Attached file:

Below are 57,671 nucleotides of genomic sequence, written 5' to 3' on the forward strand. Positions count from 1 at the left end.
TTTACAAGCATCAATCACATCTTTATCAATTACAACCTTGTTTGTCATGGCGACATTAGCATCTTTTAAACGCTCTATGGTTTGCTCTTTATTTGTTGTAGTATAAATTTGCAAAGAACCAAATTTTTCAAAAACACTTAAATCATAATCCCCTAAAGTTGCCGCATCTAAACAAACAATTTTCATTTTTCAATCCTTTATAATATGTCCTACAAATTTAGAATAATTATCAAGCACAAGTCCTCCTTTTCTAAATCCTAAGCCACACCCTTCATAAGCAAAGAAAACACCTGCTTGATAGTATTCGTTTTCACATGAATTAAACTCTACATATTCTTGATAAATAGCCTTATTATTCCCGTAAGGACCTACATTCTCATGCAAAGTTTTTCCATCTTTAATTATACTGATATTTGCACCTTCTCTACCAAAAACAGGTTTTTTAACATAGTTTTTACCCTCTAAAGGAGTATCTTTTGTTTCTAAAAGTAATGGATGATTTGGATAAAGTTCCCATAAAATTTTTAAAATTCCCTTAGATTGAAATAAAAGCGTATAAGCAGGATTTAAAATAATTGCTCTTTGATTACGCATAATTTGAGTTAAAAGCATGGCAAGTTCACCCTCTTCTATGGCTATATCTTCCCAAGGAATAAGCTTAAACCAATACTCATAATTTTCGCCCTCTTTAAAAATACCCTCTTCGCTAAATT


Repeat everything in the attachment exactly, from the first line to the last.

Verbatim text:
Below are 57,671 nucleotides of genomic sequence, written 5' to 3' on the forward strand. Positions count from 1 at the left end.
TTTACAAGCATCAATCACATCTTTATCAATTACAACCTTGTTTGTCATGGCGACATTAGCATCTTTTAAACGCTCTATGGTTTGCTCTTTATTTGTTGTAGTATAAATTTGCAAAGAACCAAATTTTTCAAAAACACTTAAATCATAATCCCCTAAAGTTGCCGCATCTAAACAAACAATTTTCATTTTTCAATCCTTTATAATATGTCCTACAAATTTAGAATAATTATCAAGCACAAGTCCTCCTTTTCTAAATCCTAAGCCACACCCTTCATAAGCAAAGAAAACACCTGCTTGATAGTATTCGTTTTCACATGAATTAAACTCTACATATTCTTGATAAATAGCCTTATTATTCCCGTAAGGACCTACATTCTCATGCAAAGTTTTTCCATCTTTAATTATACTGATATTTGCACCTTCTCTACCAAAAACAGGTTTTTTAACATAGTTTTTACCCTCTAAAGGAGTATCTTTTGTTTCTAAAAGTAATGGATGATTTGGATAAAGTTCCCATAAAATTTTTAAAATTCCCTTAGATTGAAATAAAAGCGTATAAGCAGGATTTAAAATAATTGCTCTTTGATTACGCATAATTTGAGTTAAAAGCATGGCAAGTTCACCCTCTTCTATGGCTATATCTTCCCAAGGAATAAGCTTAAACCAATACTCATAATTTTCGCCCTCTTTAAAAATACCCTCTTCGCTAAATT